Presidential outcast turned EU envoy shows basketball tricks on Afghan soil

  • 2010-09-02
  • Interview by Linas Jegelevicius

A bit over two years ago, Vygaudas Usackas, the then-Lithuanian ambassador to Great Britain, was considered to be able to equally square up with the then-EU commissioner Dalia Grybauskaite for the Lithuanian presidency. Having withdrawn his presidential bid (actually, he never entered the race) without an explanation, after Seimas (the Lithuanian parliament) election in 2008, in the Homeland Union and Christian Democrats–led government, he became the head of Lithuania’s diplomacy  - the Minister of Foreign Affairs. Being an outspoken, eloquent and self-determined Western-style leader, a bright standout in the government, though rebuked by some for his arrogance, he has angered the no less presuming President Grybauskaite on several occasions. Being publicly blamed for “heading independent foreign policy and its lack of coordination with the president,” he had to step down. With this politician’s bright star fading, supported by the EU foreign ministers, in February 2010, he was appointed EU envoy in war-ravaged Afghanistan. The Baltic Times spotted Usackas in the resort town of Palanga and sat down for this interview.

Are you able, mentally, to distance yourself from Afghanistan while being on vacation?
(Grins) Once you relax, swimming in the unusually warm Baltic Sea, you are able to do that. I am a frequent vacationer in Palanga, as I can assume here my favorite leisure activities, which are playing tennis and basketball. I do perceive the implication of your question. Believe me, I can relax a bit, even though I cling to the Internet every day, catching the news from Afghanistan.

Is it not an exile for you, after the starry ascension up the ladder of Lithuanian diplomacy?
I do not see it that way. I have been working in different diplomatic missions over the years, so when I was proposed to head the Foreign Ministry, I took it as the biggest trust that I have ever received. It was a big honor to be the head of Lithuanian diplomacy; however, politics sometimes can be unpredictable – unforeseen, unexpected things do happen in it. I do not feel now like discussing what has happened and why, though. Nonetheless, I hope I have left my small traces in Lithuanian foreign policy. In no sense could I call my appointment to Afghanistan as an exile. Do have in mind that I have been appointed by the foreign ministers of the European Union, but not by Lithuania. Frankly speaking, Afghanistan to me is a new leg in my life, quite a new and challenging experience.

With the ISAF heading the military operations, what is your involvement like in Afghanistan?
The International Security Assistance Force (ISAF) is a NATO-led, 44-nation military coalition dedicated to helping Afghan authorities provide security and stability and creating the conditions for reconstruction and development. The European Union’s mission in the country is clearly defined as the implementation of numerous civic projects. As EU envoy to Afghanistan, I am responsible for the 200 million euro budget, allocated to Afghanistan annually. The resources are to develop and expand projects in such different fields as agriculture, health care, police and administrative governing. My mission is not only to coordinate the assistance, but also to stimulate the peace dialogue and to support the collaboration among the regional states.

The Netherlands is about to withdraw its military contingent from Afghanistan, while other countries, including Great Britain, are to follow it soon. How will the withdrawal affect your mission? Who will ensure the security of the civic missions after the troops are gone?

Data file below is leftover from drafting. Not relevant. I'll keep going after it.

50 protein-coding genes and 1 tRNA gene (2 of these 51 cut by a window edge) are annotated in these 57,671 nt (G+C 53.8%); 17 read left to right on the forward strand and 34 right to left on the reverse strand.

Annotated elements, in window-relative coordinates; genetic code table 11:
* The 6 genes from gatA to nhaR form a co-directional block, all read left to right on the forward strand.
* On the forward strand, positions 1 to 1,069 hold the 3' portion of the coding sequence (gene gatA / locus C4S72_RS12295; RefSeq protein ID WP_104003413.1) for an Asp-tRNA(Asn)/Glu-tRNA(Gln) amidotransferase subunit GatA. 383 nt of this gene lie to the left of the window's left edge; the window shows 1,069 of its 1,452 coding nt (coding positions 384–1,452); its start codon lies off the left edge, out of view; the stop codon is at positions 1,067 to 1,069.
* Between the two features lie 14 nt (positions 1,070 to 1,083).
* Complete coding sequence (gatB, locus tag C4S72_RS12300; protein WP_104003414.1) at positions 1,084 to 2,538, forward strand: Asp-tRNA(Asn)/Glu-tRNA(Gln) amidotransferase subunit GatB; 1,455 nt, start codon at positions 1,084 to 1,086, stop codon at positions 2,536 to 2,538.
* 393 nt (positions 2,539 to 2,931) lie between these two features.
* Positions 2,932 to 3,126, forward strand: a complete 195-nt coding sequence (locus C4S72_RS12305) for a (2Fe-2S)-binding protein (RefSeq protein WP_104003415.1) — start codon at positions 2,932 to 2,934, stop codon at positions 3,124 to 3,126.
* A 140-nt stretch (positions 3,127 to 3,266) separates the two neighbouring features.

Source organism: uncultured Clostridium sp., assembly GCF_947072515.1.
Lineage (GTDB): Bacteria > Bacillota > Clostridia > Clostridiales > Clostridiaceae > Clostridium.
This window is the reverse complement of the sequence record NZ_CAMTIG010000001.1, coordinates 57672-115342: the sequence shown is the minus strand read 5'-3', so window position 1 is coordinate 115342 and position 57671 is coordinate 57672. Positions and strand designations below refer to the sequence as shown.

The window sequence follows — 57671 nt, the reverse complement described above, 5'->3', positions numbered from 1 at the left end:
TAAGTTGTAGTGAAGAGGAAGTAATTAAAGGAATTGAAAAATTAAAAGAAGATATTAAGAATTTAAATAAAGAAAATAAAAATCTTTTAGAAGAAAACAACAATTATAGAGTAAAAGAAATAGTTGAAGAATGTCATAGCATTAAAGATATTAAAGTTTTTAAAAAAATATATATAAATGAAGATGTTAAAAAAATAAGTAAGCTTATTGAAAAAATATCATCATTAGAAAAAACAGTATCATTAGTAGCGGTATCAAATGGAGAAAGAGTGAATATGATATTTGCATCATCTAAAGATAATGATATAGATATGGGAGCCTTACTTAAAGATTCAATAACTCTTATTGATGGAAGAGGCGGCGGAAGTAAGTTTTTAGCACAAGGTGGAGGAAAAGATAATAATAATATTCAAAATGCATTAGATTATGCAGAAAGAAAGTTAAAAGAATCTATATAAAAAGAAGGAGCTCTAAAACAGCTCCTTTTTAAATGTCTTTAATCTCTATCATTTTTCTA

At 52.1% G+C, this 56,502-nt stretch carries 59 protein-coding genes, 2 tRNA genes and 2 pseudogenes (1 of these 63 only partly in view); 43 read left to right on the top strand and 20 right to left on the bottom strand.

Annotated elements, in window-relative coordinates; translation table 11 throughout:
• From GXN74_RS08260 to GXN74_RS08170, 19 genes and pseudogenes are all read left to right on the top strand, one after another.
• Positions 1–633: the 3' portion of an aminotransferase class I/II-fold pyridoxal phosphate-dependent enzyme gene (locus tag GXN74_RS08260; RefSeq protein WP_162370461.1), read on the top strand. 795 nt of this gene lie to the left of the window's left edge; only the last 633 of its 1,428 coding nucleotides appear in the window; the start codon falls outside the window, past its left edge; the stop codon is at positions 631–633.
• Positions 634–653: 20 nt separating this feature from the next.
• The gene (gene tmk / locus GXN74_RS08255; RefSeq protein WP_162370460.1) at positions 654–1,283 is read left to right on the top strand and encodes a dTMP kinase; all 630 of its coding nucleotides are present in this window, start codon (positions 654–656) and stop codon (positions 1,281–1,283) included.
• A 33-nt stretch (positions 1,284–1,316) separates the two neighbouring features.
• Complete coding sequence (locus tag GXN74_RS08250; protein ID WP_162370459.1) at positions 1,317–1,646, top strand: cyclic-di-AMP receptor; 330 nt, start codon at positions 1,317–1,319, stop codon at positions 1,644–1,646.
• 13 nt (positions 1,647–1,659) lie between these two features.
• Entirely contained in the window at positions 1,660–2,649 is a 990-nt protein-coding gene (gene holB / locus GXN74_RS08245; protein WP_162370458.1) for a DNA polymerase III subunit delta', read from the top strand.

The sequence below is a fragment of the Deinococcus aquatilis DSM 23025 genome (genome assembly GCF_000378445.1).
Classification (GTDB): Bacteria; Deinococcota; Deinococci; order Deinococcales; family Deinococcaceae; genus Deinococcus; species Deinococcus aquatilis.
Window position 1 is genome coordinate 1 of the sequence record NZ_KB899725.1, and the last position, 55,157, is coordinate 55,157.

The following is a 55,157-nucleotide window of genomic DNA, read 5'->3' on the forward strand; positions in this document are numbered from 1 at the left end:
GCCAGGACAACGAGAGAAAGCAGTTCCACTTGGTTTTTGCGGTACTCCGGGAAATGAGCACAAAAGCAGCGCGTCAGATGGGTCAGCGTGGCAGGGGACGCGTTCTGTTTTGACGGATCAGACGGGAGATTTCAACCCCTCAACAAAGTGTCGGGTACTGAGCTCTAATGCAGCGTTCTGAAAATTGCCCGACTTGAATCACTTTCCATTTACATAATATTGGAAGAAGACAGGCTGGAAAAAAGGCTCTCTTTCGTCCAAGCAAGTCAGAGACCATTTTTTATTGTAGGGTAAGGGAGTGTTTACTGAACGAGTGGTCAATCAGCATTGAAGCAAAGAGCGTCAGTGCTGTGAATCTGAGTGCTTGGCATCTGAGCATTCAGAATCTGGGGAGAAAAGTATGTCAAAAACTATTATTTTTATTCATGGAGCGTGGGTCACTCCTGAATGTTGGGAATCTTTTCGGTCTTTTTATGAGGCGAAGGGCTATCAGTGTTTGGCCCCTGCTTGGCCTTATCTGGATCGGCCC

I have no doubt that after the troop withdrawal, the civic projects’ scope, and demand for them, will only grow. It is thought that with the ISAF decrease in Afghanistan, the international involvement in the country will change. I mean that the significance of the civic projects as well as European Union will increase. Speaking about the security of the civic, the EU-led projects, it is likely that the NATO troops will be replaced by Afghan police and military in the near future.

Do you assume that they are ready to take over the security in the war-ravaged country?
No, not yet, however, NATO and EU are working a lot on that. The EU has sent its police resources, EUPOL, to Afghanistan. It helps Afghans to get completely ready in ensuring the country’s security. By the end of 2011, it is expected there will be 120,000 Afghan police officers and approximately 164,000 soldiers. Afghan President Hamid Karzai is convinced that his country will be able to take full control of the situation by the end of 2014. By then, only minimal international troops should remain on the ground. However, bearing in mind the country’s violent history, tribal, bloody clashes, wide-spread illiteracy and other challenges, it is likely that some foreign military forces will remain in Afghanistan thereafter. However, the involvement will switch from being exceptionally military to training of the Afghan troops.

Nevertheless, it is obvious that the military developments in the conflict-torn Afghanistan are not going the way NATO and Pentagon top commanders expected. With the U.S. President Barrack Obama-initiated bringing in of 35,000 additional troops, followed by the swift pledge to start withdrawing them starting July 2011, and considering the highest ever tolls of killed British and American soldiers and the record-high number of civilians slain by the coalition forces – all this speaks only of a deteriorating situation in the country. Are your forecasts not too optimistic?
Well, first of all, the Americans have not yet deployed all the extra troops which Obama spoke of in Afghanistan. Certainly, the increasing toll in the country does raise a concern. However, war experts maintain that the bigger troop and civilian casualties are directly related to the higher foreign troop concentration and the intense military actions in the most sensitive Taliban areas. The majority of military experts agree on one notion – 2010 is crucial to Afghanistan, militarily and economy-wise. I think we all should wait for the end of the year and the beginning of the next year in order to draw conclusive estimates on the war dynamics.